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Bots Adopts Credit -Based System

Botswana has adopted a new education system said to be a paradigm shift from the old one. According to acting Deputy CEO, Botswana Qualifications Authority (BQA), Dr Andrew Molwane, one of the highlights of the newly-gazetted BQA regulations is the creation of a credit-based system, which instead of emphasising the duration of a learning programme, institutions will be expected to emphasise the volume of work to be covered in terms of credits for qualifications.

Discussing the immediate benefits of the new BQA regulations, Molwane said institutions, also known as education and training providers, will have to make adjustments to their existing learning programmes and ensure that the programmes are aligned to the National Credit and Qualifications Framework System (NCQF).

“For instance, learning programmes will have to be: * Outcome-based (learning outcomes approach): This is the new system that emphasises the importance of showing what the learner knows and is able to demonstrate after a learning process.

Credit-based: Instead of emphasising the duration of a learning programme, education providers will be expected to emphasise the volume of work covered in terms of credits. According to the new NCQF system, one credit is equivalent to 10 notional hours of learning. The notional time refers to contact time and time spent on assignments and other learning tasks taking place outside the classroom”.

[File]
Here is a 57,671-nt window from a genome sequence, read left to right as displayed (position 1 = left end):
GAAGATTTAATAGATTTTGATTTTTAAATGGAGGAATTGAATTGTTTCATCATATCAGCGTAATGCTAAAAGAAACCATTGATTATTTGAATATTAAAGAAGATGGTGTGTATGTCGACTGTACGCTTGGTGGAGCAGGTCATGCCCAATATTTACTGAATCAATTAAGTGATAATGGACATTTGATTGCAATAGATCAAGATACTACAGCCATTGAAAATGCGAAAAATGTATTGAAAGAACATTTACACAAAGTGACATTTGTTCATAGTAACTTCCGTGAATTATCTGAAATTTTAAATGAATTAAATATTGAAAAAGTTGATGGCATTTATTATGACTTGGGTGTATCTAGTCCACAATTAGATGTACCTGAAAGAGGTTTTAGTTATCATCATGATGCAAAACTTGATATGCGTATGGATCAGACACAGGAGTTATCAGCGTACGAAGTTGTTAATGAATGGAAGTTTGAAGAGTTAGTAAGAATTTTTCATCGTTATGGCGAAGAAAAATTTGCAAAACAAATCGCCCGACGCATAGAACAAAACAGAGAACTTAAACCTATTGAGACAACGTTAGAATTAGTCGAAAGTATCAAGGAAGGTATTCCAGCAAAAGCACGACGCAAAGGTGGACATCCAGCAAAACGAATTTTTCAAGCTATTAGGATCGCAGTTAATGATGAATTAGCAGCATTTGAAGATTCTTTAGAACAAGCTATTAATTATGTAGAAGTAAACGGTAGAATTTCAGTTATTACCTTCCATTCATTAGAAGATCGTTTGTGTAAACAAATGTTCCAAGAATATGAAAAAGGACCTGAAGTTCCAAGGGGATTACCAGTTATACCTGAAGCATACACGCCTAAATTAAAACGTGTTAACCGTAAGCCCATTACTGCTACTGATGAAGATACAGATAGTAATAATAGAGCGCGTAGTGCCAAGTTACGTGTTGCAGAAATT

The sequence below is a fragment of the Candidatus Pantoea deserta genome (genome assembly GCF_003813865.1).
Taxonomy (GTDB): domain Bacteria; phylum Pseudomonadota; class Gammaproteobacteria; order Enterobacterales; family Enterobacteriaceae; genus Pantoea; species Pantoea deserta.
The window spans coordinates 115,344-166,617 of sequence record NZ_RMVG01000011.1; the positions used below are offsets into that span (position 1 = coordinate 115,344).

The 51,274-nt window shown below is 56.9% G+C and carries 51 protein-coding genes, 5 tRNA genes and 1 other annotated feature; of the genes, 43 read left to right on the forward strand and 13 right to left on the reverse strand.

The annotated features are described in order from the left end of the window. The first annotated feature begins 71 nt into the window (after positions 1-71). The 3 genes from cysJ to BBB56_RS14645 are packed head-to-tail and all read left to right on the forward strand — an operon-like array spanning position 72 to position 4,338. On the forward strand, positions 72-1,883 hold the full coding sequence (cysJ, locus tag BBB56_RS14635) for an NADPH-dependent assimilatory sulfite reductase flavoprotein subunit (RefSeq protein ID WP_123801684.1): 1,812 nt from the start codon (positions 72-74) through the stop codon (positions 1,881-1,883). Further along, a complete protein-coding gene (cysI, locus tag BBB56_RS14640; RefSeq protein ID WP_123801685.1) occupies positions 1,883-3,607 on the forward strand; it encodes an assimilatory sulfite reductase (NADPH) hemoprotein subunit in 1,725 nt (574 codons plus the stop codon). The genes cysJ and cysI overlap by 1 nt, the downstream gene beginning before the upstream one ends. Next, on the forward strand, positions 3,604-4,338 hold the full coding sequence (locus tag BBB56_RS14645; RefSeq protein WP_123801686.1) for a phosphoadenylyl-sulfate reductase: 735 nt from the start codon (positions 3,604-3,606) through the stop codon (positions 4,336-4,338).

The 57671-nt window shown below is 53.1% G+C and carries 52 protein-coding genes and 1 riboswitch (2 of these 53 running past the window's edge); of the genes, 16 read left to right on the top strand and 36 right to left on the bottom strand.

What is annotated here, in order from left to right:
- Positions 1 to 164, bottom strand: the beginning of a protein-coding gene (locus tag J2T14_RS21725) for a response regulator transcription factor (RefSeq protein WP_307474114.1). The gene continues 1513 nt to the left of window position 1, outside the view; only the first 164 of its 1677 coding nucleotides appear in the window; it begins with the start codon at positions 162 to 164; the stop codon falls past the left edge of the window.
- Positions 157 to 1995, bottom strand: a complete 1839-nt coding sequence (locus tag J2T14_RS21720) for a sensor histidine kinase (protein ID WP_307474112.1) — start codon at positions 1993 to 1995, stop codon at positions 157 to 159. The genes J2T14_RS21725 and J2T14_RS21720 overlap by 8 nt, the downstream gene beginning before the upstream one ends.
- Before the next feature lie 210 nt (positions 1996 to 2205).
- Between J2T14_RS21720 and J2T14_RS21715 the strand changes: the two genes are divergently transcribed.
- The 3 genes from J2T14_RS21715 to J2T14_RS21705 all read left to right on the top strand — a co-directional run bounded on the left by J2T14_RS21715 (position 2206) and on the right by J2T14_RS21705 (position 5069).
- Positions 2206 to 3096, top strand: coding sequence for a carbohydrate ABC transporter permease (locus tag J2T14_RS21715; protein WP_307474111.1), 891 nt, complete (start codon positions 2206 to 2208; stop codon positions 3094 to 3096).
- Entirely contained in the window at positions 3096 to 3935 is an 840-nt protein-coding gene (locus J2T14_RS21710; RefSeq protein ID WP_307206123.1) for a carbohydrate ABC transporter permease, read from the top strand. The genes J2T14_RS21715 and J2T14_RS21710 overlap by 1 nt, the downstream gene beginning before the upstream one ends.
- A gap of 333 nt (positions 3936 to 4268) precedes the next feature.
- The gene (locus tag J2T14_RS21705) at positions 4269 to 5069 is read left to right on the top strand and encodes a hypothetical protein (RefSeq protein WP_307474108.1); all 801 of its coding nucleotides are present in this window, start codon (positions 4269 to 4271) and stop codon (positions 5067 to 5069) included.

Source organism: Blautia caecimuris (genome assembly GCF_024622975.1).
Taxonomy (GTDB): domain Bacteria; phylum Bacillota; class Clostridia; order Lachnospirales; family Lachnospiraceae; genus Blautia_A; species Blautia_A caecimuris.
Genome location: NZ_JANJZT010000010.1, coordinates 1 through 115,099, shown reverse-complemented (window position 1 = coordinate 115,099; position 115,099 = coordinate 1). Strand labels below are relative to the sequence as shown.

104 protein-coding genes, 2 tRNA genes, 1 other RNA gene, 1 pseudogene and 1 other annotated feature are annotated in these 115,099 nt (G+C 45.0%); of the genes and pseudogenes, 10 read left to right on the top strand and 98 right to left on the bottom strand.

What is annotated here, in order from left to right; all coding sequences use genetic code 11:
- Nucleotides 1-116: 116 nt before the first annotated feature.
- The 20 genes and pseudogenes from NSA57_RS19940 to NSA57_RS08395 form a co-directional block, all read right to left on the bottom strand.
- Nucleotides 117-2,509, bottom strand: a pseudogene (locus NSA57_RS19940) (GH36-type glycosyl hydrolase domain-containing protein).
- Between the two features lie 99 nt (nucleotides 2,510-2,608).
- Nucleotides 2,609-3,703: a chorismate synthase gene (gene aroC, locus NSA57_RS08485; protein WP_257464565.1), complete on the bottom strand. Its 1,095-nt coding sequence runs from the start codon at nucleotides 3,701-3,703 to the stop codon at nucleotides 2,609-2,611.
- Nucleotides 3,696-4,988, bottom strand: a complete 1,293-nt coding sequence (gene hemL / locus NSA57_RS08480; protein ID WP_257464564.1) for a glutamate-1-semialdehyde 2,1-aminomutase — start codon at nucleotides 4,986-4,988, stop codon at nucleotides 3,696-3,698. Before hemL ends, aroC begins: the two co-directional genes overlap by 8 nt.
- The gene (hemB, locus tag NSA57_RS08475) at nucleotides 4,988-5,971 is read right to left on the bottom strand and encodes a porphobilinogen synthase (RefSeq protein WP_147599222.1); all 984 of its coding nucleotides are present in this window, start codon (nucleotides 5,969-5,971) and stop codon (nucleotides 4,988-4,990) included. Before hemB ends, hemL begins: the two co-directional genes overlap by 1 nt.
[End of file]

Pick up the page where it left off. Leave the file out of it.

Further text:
“Since our education system is going to be outcome-based it is fundamental to understand that in addition to a learner’s overall performance, the learner will have to demonstrate the knowledge and skills they have acquired after a learning process. Each level of learning on the NCQF system is described by a set of level descriptors which spell out what knowledge, skills and competencies are expected of a learner at that level,” he added.

“In addition to the above, education and training providers will be expected to align their programmes to the sector plans that the Human Resource Development Council (HRDC) will develop. The HRDC, in collaboration with industry, is developing sector specific plans that are informed by the needs of industry. When complete, the sector  plans will be transferred over to the BQA where they will be translated into learning programmes and ultimately qualifications as required by industry.

However, the translation of the sector plans will be done in collaboration with education and training providers.
“The new regulation also sees the mandate of the BQA expanded to include the quality assurance of general education (pre-primary, primary and secondary education) and Higher Education,” observed Molwane.
He added, “in the past, the Botswana Training Authority was  the only quality assured Technical and Vocational Education and Training (TVET) sub-system. This is major shift in function.

The criteria for the design and development of qualifications will be developed by the BQA. And all quality-assured qualifications will be registered by BQA. In short, BQA will be the custodian of all qualifications in Botswana”.